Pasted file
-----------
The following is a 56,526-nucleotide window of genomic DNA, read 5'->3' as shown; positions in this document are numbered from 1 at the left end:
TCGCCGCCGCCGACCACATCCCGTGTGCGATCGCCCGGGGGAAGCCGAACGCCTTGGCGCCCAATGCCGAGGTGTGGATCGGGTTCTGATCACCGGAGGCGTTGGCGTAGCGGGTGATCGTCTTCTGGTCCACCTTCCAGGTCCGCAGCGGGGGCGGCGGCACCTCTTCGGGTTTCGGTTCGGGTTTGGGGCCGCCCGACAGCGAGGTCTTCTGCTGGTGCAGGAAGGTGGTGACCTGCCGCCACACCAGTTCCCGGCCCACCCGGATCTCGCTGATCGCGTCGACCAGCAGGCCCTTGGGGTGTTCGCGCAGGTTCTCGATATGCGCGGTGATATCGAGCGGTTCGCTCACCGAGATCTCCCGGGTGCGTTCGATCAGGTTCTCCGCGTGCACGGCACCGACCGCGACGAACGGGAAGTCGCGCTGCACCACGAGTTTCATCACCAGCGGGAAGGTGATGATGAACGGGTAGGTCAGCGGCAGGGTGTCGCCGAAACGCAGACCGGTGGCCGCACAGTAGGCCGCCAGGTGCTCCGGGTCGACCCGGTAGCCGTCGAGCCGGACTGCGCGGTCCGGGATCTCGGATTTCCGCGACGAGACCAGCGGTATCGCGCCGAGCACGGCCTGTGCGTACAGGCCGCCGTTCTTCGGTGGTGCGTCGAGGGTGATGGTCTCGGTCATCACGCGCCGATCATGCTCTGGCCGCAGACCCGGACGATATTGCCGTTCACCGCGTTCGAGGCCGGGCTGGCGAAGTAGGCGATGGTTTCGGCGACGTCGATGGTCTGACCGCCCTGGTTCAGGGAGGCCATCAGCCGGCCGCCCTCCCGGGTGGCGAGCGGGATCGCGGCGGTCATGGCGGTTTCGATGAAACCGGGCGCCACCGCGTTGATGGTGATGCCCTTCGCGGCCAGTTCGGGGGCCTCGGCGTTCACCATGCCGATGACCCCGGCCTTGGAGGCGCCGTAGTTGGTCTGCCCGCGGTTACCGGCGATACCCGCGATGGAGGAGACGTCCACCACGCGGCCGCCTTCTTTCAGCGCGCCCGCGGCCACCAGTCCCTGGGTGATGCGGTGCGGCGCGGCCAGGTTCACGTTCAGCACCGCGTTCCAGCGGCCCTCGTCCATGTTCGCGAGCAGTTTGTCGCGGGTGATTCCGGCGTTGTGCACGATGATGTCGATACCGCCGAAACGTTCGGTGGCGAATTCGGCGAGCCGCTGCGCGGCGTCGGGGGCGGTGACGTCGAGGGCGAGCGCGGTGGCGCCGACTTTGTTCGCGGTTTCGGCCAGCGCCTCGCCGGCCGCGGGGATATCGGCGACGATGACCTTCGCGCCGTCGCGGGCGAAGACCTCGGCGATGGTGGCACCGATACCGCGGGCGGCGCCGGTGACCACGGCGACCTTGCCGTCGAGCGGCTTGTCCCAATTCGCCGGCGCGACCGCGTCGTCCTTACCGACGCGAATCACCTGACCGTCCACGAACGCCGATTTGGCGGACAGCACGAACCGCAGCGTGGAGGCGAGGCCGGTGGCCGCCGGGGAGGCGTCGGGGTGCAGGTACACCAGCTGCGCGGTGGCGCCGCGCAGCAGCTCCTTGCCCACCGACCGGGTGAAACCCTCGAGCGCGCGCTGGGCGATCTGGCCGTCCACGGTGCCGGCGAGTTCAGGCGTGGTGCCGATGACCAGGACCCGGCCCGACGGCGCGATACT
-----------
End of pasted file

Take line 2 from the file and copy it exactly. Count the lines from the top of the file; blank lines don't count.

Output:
TCGCCGCCGCCGACCACATCCCGTGTGCGATCGCCCGGGGGAAGCCGAACGCCTTGGCGCCCAATGCCGAGGTGTGGATCGGGTTCTGATCACCGGAGGCGTTGGCGTAGCGGGTGATCGTCTTCTGGTCCACCTTCCAGGTCCGCAGCGGGGGCGGCGGCACCTCTTCGGGTTTCGGTTCGGGTTTGGGGCCGCCCGACAGCGAGGTCTTCTGCTGGTGCAGGAAGGTGGTGACCTGCCGCCACACCAGTTCCCGGCCCACCCGGATCTCGCTGATCGCGTCGACCAGCAGGCCCTTGGGGTGTTCGCGCAGGTTCTCGATATGCGCGGTGATATCGAGCGGTTCGCTCACCGAGATCTCCCGGGTGCGTTCGATCAGGTTCTCCGCGTGCACGGCACCGACCGCGACGAACGGGAAGTCGCGCTGCACCACGAGTTTCATCACCAGCGGGAAGGTGATGATGAACGGGTAGGTCAGCGGCAGGGTGTCGCCGAAACGCAGACCGGTGGCCGCACAGTAGGCCGCCAGGTGCTCCGGGTCGACCCGGTAGCCGTCGAGCCGGACTGCGCGGTCCGGGATCTCGGATTTCCGCGACGAGACCAGCGGTATCGCGCCGAGCACGGCCTGTGCGTACAGGCCGCCGTTCTTCGGTGGTGCGTCGAGGGTGATGGTCTCGGTCATCACGCGCCGATCATGCTCTGGCCGCAGACCCGGACGATATTGCCGTTCACCGCGTTCGAGGCCGGGCTGGCGAAGTAGGCGATGGTTTCGGCGACGTCGATGGTCTGACCGCCCTGGTTCAGGGAGGCCATCAGCCGGCCGCCCTCCCGGGTGGCGAGCGGGATCGCGGCGGTCATGGCGGTTTCGATGAAACCGGGCGCCACCGCGTTGATGGTGATGCCCTTCGCGGCCAGTTCGGGGGCCTCGGCGTTCACCATGCCGATGACCCCGGCCTTGGAGGCGCCGTAGTTGGTCTGCCCGCGGTTACCGGCGATACCCGCGATGGAGGAGACGTCCACCACGCGGCCGCCTTCTTTCAGCGCGCCCGCGGCCACCAGTCCCTGGGTGATGCGGTGCGGCGCGGCCAGGTTCACGTTCAGCACCGCGTTCCAGCGGCCCTCGTCCATGTTCGCGAGCAGTTTGTCGCGGGTGATTCCGGCGTTGTGCACGATGATGTCGATACCGCCGAAACGTTCGGTGGCGAATTCGGCGAGCCGCTGCGCGGCGTCGGGGGCGGTGACGTCGAGGGCGAGCGCGGTGGCGCCGACTTTGTTCGCGGTTTCGGCCAGCGCCTCGCCGGCCGCGGGGATATCGGCGACGATGACCTTCGCGCCGTCGCGGGCGAAGACCTCGGCGATGGTGGCACCGATACCGCGGGCGGCGCCGGTGACCACGGCGACCTTGCCGTCGAGCGGCTTGTCCCAATTCGCCGGCGCGACCGCGTCGTCCTTACCGACGCGAATCACCTGACCGTCCACGAACGCCGATTTGGCGGACAGCACGAACCGCAGCGTGGAGGCGAGGCCGGTGGCCGCCGGGGAGGCGTCGGGGTGCAGGTACACCAGCTGCGCGGTGGCGCCGCGCAGCAGCTCCTTGCCCACCGACCGGGTGAAACCCTCGAGCGCGCGCTGGGCGATCTGGCCGTCCACGGTGCCGGCGAGTTCAGGCGTGGTGCCGATGACCAGGACCCGGCCCGACGGCGCGATACT